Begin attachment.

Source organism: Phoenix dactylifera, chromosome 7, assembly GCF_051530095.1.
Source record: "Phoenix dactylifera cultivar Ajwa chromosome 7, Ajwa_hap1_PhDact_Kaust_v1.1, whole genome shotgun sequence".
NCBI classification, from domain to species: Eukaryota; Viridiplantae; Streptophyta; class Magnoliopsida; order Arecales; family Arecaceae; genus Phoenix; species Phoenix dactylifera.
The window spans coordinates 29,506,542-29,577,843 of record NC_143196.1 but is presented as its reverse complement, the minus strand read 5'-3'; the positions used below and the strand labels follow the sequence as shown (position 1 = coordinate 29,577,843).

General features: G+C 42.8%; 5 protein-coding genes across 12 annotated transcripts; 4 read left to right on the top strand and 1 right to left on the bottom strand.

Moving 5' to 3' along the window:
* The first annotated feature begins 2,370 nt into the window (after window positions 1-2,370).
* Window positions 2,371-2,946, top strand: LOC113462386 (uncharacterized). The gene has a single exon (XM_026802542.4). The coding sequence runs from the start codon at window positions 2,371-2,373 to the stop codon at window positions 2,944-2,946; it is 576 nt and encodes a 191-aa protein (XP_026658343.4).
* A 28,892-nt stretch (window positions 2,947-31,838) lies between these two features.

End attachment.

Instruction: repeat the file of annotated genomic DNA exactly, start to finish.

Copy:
Source organism: Phoenix dactylifera, chromosome 7, assembly GCF_051530095.1.
Source record: "Phoenix dactylifera cultivar Ajwa chromosome 7, Ajwa_hap1_PhDact_Kaust_v1.1, whole genome shotgun sequence".
NCBI classification, from domain to species: Eukaryota; Viridiplantae; Streptophyta; class Magnoliopsida; order Arecales; family Arecaceae; genus Phoenix; species Phoenix dactylifera.
The window spans coordinates 29,506,542-29,577,843 of record NC_143196.1 but is presented as its reverse complement, the minus strand read 5'-3'; the positions used below and the strand labels follow the sequence as shown (position 1 = coordinate 29,577,843).

General features: G+C 42.8%; 5 protein-coding genes across 12 annotated transcripts; 4 read left to right on the top strand and 1 right to left on the bottom strand.

Moving 5' to 3' along the window:
* The first annotated feature begins 2,370 nt into the window (after window positions 1-2,370).
* Window positions 2,371-2,946, top strand: LOC113462386 (uncharacterized). The gene has a single exon (XM_026802542.4). The coding sequence runs from the start codon at window positions 2,371-2,373 to the stop codon at window positions 2,944-2,946; it is 576 nt and encodes a 191-aa protein (XP_026658343.4).
* A 28,892-nt stretch (window positions 2,947-31,838) lies between these two features.